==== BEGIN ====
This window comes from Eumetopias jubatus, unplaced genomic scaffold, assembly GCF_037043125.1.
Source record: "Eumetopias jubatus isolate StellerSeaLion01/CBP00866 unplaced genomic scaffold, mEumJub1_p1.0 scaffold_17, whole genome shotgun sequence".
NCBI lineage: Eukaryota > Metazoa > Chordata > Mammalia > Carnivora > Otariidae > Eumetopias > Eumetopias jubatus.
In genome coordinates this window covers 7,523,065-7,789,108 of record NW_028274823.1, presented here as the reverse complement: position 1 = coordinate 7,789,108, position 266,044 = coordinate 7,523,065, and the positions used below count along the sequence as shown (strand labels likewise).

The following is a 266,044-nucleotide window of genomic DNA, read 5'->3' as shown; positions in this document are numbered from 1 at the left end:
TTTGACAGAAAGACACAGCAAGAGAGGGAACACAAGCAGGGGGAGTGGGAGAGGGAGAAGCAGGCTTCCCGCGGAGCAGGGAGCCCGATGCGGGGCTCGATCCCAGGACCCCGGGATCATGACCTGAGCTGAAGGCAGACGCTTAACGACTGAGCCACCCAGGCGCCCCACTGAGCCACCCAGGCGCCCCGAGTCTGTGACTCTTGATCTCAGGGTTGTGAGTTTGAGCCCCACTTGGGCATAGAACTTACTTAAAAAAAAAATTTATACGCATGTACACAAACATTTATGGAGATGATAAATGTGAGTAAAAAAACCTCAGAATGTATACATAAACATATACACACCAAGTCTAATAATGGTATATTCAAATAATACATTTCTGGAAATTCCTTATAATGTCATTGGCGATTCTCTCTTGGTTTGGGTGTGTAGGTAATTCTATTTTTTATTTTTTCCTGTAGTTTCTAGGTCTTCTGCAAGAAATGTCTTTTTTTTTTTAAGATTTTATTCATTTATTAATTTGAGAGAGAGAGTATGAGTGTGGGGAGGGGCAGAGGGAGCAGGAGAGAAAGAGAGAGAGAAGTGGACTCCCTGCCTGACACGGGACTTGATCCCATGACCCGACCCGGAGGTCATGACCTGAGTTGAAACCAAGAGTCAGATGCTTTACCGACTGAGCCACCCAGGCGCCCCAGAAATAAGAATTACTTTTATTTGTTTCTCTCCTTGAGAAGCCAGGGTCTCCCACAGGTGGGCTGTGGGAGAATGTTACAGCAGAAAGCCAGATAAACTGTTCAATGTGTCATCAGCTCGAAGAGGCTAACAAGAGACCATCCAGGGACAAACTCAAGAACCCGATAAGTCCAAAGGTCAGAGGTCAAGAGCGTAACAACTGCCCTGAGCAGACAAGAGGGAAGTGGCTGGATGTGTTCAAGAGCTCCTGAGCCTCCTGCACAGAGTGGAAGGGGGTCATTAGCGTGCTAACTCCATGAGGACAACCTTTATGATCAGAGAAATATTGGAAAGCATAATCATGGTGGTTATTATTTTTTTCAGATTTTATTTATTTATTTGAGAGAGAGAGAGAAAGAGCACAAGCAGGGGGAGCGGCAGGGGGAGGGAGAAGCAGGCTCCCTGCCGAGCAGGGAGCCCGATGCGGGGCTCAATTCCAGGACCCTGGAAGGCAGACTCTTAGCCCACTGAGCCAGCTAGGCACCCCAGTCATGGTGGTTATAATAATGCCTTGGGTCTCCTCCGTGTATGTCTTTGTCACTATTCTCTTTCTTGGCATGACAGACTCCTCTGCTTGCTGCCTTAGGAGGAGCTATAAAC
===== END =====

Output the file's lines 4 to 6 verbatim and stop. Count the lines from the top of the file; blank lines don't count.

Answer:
In genome coordinates this window covers 7,523,065-7,789,108 of record NW_028274823.1, presented here as the reverse complement: position 1 = coordinate 7,789,108, position 266,044 = coordinate 7,523,065, and the positions used below count along the sequence as shown (strand labels likewise).

The following is a 266,044-nucleotide window of genomic DNA, read 5'->3' as shown; positions in this document are numbered from 1 at the left end:
TTTGACAGAAAGACACAGCAAGAGAGGGAACACAAGCAGGGGGAGTGGGAGAGGGAGAAGCAGGCTTCCCGCGGAGCAGGGAGCCCGATGCGGGGCTCGATCCCAGGACCCCGGGATCATGACCTGAGCTGAAGGCAGACGCTTAACGACTGAGCCACCCAGGCGCCCCACTGAGCCACCCAGGCGCCCCGAGTCTGTGACTCTTGATCTCAGGGTTGTGAGTTTGAGCCCCACTTGGGCATAGAACTTACTTAAAAAAAAAATTTATACGCATGTACACAAACATTTATGGAGATGATAAATGTGAGTAAAAAAACCTCAGAATGTATACATAAACATATACACACCAAGTCTAATAATGGTATATTCAAATAATACATTTCTGGAAATTCCTTATAATGTCATTGGCGATTCTCTCTTGGTTTGGGTGTGTAGGTAATTCTATTTTTTATTTTTTCCTGTAGTTTCTAGGTCTTCTGCAAGAAATGTCTTTTTTTTTTTAAGATTTTATTCATTTATTAATTTGAGAGAGAGAGTATGAGTGTGGGGAGGGGCAGAGGGAGCAGGAGAGAAAGAGAGAGAGAAGTGGACTCCCTGCCTGACACGGGACTTGATCCCATGACCCGACCCGGAGGTCATGACCTGAGTTGAAACCAAGAGTCAGATGCTTTACCGACTGAGCCACCCAGGCGCCCCAGAAATAAGAATTACTTTTATTTGTTTCTCTCCTTGAGAAGCCAGGGTCTCCCACAGGTGGGCTGTGGGAGAATGTTACAGCAGAAAGCCAGATAAACTGTTCAATGTGTCATCAGCTCGAAGAGGCTAACAAGAGACCATCCAGGGACAAACTCAAGAACCCGATAAGTCCAAAGGTCAGAGGTCAAGAGCGTAACAACTGCCCTGAGCAGACAAGAGGGAAGTGGCTGGATGTGTTCAAGAGCTCCTGAGCCTCCTGCACAGAGTGGAAGGGGGTCATTAGCGTGCTAACTCCATGAGGACAACCTTTATGATCAGAGAAATATTGGAAAGCATAATCATGGTGGTTATTATTTTTTTCAGATTTTATTTATTTATTTGAGAGAGAGAGAGAAAGAGCACAAGCAGGGGGAGCGGCAGGGGGAGGGAGAAGCAGGCTCCCTGCCGAGCAGGGAGCCCGATGCGGGGCTCAATTCCAGGACCCTGGAAGGCAGACTCTTAGCCCACTGAGCCAGCTAGGCACCCCAGTCATGGTGGTTATAATAATGCCTTGGGTCTCCTCCGTGTATGTCTTTGTCACTATTCTCTTTCTTGGCATGACAGACTCCTCTGCTTGCTGCCTTAGGAGGAGCTATAAAC